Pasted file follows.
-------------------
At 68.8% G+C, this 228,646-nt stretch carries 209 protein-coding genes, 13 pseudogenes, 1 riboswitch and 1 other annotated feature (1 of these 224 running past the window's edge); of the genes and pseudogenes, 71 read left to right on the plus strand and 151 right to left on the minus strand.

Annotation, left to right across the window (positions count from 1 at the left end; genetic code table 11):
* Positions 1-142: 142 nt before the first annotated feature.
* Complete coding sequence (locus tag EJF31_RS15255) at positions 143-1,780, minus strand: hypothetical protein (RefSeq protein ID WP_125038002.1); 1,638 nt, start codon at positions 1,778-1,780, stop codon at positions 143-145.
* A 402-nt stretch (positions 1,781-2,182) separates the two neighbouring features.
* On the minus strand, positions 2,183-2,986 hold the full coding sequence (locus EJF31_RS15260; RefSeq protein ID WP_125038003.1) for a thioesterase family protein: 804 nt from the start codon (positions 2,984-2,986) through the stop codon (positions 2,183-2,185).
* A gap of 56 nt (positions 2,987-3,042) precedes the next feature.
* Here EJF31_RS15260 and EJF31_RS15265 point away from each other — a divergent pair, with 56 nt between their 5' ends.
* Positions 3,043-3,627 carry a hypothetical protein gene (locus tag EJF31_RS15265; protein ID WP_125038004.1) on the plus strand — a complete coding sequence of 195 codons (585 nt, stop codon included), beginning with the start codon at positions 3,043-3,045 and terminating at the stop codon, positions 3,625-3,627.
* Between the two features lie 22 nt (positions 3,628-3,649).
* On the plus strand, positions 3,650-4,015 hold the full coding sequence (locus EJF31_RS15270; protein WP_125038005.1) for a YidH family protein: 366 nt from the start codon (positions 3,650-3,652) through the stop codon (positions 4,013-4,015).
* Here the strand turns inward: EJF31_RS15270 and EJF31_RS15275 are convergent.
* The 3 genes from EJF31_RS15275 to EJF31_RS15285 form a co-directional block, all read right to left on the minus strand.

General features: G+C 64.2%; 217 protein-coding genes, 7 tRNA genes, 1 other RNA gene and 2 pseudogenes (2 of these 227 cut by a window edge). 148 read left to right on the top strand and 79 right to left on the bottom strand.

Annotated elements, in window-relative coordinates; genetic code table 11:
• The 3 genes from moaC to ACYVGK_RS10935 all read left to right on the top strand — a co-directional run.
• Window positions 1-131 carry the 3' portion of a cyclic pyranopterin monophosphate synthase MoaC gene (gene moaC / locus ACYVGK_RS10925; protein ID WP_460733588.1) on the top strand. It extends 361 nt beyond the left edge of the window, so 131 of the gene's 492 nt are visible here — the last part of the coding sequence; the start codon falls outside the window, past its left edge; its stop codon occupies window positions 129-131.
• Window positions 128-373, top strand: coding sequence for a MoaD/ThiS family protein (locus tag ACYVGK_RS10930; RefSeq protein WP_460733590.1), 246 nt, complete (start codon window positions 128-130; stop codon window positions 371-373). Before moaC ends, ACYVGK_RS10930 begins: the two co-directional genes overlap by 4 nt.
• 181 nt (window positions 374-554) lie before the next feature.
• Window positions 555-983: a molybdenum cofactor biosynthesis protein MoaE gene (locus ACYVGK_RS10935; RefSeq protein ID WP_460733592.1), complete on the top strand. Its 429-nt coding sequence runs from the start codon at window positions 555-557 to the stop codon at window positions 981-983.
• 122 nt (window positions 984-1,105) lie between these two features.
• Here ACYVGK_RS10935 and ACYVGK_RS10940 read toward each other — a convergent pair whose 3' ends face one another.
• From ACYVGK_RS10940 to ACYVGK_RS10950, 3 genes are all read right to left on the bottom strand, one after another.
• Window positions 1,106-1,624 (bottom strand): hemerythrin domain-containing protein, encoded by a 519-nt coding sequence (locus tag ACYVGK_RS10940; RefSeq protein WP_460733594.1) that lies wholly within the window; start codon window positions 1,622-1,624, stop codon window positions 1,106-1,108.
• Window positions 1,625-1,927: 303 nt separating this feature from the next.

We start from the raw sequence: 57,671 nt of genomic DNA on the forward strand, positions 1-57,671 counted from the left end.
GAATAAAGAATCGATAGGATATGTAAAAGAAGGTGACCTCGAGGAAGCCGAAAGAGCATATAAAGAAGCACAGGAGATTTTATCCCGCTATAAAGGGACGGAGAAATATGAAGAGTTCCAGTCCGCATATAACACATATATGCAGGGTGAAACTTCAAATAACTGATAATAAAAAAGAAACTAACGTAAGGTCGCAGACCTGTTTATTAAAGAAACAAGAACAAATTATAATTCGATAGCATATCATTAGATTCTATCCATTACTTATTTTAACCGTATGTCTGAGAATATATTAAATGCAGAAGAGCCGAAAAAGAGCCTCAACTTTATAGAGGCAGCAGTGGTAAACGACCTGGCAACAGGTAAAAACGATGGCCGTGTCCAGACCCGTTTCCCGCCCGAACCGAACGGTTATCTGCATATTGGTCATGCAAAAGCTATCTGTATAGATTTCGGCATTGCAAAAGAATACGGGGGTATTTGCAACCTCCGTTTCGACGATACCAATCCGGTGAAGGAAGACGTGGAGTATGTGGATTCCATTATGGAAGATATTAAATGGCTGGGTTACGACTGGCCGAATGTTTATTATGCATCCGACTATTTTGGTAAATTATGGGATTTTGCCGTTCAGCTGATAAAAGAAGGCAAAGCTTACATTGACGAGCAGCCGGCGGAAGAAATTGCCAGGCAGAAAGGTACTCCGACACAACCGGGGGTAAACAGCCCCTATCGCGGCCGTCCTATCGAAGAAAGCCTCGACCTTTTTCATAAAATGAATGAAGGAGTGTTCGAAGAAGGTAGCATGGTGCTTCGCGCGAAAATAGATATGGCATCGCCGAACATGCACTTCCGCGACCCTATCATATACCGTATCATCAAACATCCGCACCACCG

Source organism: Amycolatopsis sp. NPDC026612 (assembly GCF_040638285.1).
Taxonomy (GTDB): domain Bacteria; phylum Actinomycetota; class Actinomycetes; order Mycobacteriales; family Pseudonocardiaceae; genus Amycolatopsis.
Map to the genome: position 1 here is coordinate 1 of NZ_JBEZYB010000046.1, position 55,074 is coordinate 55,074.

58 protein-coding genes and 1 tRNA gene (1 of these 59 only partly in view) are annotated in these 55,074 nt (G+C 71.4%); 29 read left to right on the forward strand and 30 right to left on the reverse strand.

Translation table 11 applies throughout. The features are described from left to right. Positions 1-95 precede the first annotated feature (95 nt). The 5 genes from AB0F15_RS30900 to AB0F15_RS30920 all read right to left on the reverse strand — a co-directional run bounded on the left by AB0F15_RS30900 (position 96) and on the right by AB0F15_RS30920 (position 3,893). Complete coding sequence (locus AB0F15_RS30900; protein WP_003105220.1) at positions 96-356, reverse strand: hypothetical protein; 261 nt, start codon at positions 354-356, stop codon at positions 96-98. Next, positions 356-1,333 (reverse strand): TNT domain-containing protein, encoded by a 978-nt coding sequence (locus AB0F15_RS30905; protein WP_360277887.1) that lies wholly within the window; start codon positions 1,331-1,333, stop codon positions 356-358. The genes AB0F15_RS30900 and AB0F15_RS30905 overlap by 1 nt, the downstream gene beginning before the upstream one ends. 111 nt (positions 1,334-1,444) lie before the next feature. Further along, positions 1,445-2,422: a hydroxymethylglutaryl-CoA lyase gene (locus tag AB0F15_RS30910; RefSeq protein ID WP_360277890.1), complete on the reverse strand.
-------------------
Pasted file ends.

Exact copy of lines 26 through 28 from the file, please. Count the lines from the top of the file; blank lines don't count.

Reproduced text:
We start from the raw sequence: 57,671 nt of genomic DNA on the forward strand, positions 1-57,671 counted from the left end.
GAATAAAGAATCGATAGGATATGTAAAAGAAGGTGACCTCGAGGAAGCCGAAAGAGCATATAAAGAAGCACAGGAGATTTTATCCCGCTATAAAGGGACGGAGAAATATGAAGAGTTCCAGTCCGCATATAACACATATATGCAGGGTGAAACTTCAAATAACTGATAATAAAAAAGAAACTAACGTAAGGTCGCAGACCTGTTTATTAAAGAAACAAGAACAAATTATAATTCGATAGCATATCATTAGATTCTATCCATTACTTATTTTAACCGTATGTCTGAGAATATATTAAATGCAGAAGAGCCGAAAAAGAGCCTCAACTTTATAGAGGCAGCAGTGGTAAACGACCTGGCAACAGGTAAAAACGATGGCCGTGTCCAGACCCGTTTCCCGCCCGAACCGAACGGTTATCTGCATATTGGTCATGCAAAAGCTATCTGTATAGATTTCGGCATTGCAAAAGAATACGGGGGTATTTGCAACCTCCGTTTCGACGATACCAATCCGGTGAAGGAAGACGTGGAGTATGTGGATTCCATTATGGAAGATATTAAATGGCTGGGTTACGACTGGCCGAATGTTTATTATGCATCCGACTATTTTGGTAAATTATGGGATTTTGCCGTTCAGCTGATAAAAGAAGGCAAAGCTTACATTGACGAGCAGCCGGCGGAAGAAATTGCCAGGCAGAAAGGTACTCCGACACAACCGGGGGTAAACAGCCCCTATCGCGGCCGTCCTATCGAAGAAAGCCTCGACCTTTTTCATAAAATGAATGAAGGAGTGTTCGAAGAAGGTAGCATGGTGCTTCGCGCGAAAATAGATATGGCATCGCCGAACATGCACTTCCGCGACCCTATCATATACCGTATCATCAAACATCCGCACCACCG

Source organism: Amycolatopsis sp. NPDC026612 (assembly GCF_040638285.1).